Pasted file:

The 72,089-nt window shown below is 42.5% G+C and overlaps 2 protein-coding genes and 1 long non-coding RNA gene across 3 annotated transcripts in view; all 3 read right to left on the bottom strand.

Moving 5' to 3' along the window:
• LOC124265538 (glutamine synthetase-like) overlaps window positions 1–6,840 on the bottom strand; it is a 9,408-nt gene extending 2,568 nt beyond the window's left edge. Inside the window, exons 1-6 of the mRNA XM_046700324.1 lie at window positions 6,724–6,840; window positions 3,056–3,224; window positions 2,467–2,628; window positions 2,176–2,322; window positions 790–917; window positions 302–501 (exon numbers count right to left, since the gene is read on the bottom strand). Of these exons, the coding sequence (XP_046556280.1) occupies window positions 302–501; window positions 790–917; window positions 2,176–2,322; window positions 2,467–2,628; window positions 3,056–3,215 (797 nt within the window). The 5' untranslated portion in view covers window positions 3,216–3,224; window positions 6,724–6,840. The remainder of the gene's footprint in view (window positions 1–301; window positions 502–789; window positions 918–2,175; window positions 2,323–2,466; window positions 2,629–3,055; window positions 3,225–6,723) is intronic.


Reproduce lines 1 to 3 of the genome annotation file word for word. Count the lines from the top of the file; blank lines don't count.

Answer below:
The 72,089-nt window shown below is 42.5% G+C and overlaps 2 protein-coding genes and 1 long non-coding RNA gene across 3 annotated transcripts in view; all 3 read right to left on the bottom strand.

Moving 5' to 3' along the window:
• LOC124265538 (glutamine synthetase-like) overlaps window positions 1–6,840 on the bottom strand; it is a 9,408-nt gene extending 2,568 nt beyond the window's left edge. Inside the window, exons 1-6 of the mRNA XM_046700324.1 lie at window positions 6,724–6,840; window positions 3,056–3,224; window positions 2,467–2,628; window positions 2,176–2,322; window positions 790–917; window positions 302–501 (exon numbers count right to left, since the gene is read on the bottom strand). Of these exons, the coding sequence (XP_046556280.1) occupies window positions 302–501; window positions 790–917; window positions 2,176–2,322; window positions 2,467–2,628; window positions 3,056–3,215 (797 nt within the window). The 5' untranslated portion in view covers window positions 3,216–3,224; window positions 6,724–6,840. The remainder of the gene's footprint in view (window positions 1–301; window positions 502–789; window positions 918–2,175; window positions 2,323–2,466; window positions 2,629–3,055; window positions 3,225–6,723) is intronic.